What is the main idea for this PNAS paper?
The main idea is to understand the impacts of deforestation on the atmospheric circulation and rainfall in the monsoonal regions of the world. The effect of deforestation on atmospheric CO2 concentration and climate warning have been studied a lot and understood better. However, rainfall is a challenging climate variable because it is not only affected by the amount of water vapor in the atmosphere but also by converging circulations of moist air.
How does deforestation affect the climate system?
Deforestation releases of carbon dioxide into the atmosphere. This is called a biochemical effect, and its warming potential can be easily calculated. However, deforestation also changes the surface characteristics such as reflectivity and plant transpiration. These effects are difficult to quantify and their effects on climate are not accounted for in climate mitigation strategies such as afforestation and reforestation. These changes are called biophysical changes from deforestation and models can be used to quantify their effects. For example, deforestation can increase the reflectivity of the surface and hence could have a cooling effect. Similarly, a reduction in plant transpiration could lead to warming. All the individual effects due to deforestation are illustrated in the schematic. In our study, we have used a climate model to simulate the net effects of these biophysical changes on rainfall in the monsoon regions.
Schematic to illustrate the effects of deforestation: Any land cover change usually leads to both biochemical and biophysical changes in the climate system. Cooling (warming) effect is shown by the blue (red) boxes. Schematic is adapted from our publication in Plant Cell and Environment ( doi: 10.1111/pce.12488 )
What are the models/simulations used for this study?
We have used a state-of-the-art comprehensive 3-dimensional climate model for this work. The model can simulate the atmospheric circulation, land surface processes such as photosynthesis and transpiration, surface-ocean warming and ice melt. Models of such complexity are the latest trend. We wanted to get a basic understanding of the effects of large scale deforestation at different locations on monsoon rainfall. We performed 3 experiments: deforestation in the tropical, temperate and high-latitude areas. To increase the climate change signal from deforestation, our simulations removed all trees wherever deforestation took place.
What are the main findings from the study?
The main finding of the study is that deforestation can shift the location of moisture convergence in the tropics, the so-called inter-tropical convergence zone (ITCZ) in the tropical area. This has huge implication for tropical rainfall.
For deforestation in the temperate and high-latitudes, we find that the ITCZ shifts southward and hence all the monsoon regions in the northern hemisphere (NH) get reduced rainfall. The NH monsoon regions are in South Asia, North Africa, North America and East Asia. At the same time, the southern hemisphere monsoon regions such as Australia, South Africa and South America receive more rains.
The surprise is that the mid- and high-latitude deforestation displaces the ITCZ southward much more than tropical deforestation. This indicates that the remote effects on rainfall are stronger than local effects. This is exactly opposite to what we see in the case of temperature changes where local effects dominate.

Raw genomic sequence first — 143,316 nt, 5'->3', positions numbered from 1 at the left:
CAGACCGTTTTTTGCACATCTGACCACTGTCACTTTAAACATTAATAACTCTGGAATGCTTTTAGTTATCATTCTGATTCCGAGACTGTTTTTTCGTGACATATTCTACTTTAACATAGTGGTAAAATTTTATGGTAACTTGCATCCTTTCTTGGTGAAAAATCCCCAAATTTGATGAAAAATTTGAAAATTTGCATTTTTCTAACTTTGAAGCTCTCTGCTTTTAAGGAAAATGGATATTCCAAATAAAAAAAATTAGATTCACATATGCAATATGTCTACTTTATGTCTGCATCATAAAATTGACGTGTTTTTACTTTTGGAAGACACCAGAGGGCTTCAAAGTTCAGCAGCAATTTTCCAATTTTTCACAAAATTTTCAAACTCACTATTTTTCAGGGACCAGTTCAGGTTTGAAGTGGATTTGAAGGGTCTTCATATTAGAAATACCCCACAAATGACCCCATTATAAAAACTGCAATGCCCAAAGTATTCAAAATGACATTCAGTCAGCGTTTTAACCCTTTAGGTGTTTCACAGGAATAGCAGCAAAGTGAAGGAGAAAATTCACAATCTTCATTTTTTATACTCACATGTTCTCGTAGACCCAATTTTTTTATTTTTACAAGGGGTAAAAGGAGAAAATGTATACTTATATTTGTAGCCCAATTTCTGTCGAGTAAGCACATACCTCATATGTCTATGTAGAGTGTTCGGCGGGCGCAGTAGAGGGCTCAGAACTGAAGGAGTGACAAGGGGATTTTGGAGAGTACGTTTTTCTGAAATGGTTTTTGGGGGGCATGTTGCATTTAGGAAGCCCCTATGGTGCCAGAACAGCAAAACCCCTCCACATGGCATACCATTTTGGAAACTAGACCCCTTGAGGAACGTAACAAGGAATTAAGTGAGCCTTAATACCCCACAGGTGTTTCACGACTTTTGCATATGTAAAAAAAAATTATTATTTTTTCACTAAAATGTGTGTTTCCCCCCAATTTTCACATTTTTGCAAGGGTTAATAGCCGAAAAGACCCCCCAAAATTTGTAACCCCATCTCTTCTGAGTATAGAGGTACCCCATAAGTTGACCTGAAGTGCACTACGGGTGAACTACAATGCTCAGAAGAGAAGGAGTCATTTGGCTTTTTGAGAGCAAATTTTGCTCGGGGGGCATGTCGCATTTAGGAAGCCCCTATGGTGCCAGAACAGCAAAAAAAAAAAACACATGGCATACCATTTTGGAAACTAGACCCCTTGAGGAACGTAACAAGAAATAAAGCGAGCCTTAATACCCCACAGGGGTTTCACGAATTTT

What are the applications of this paper? Who would find these results most useful?
This study has huge implications for evaluating the climate benefits of afforestation and reforestation programs that are promoted for reducing climate warming. Our study shows that it is not sufficient to estimate only carbon sequestration benefits of these programs. We need to account for the biophysical effects as well since they also seem to have large effects. In the past, several studies indicated the importance of these biophysical effects on temperature. Those studies showed that in some cases the biophysical effects can overwhelm the carbon sequestration benefits. Now, our study brings in another factor in the form of biophysical effects on rainfall in the monsoon regions mediated via atmospheric circulation changes. Therefore, we may have to come out with an integrated assessment that takes carbon sequestration, and temperature and precipitation changes from biophysical effects into account to accurately characterize the effects of any land cover change.
Our work would be also useful to scientists who study the behavior of monsoons in past climates.
Where does this research lead in terms of future direction?
All assessments of deforestation/afforestation in the past have taken only temperature, not rainfall, changes into account. Such assessments may be adequate if rainfall changes are locally driven by local temperature changes alone. However, our study is showing that remote deforestation in mid- and high-latitudes can have a much larger effect on tropical rainfall than local tropical deforestation. The remote effects are transmitted by atmospheric circulation changes. In the future, therefore, we plan to improve the impact assessments of land cover change by formulating a metric that takes into account carbon sequestration as well as changes in both temperature and precipitation. This metric can be calculated for several regions of the planet. For example, we may want to answer questions like “What is the impact for India as estimated by this integrated metric for deforestation in 1 million hectares in the tropical or high-latitude regions?”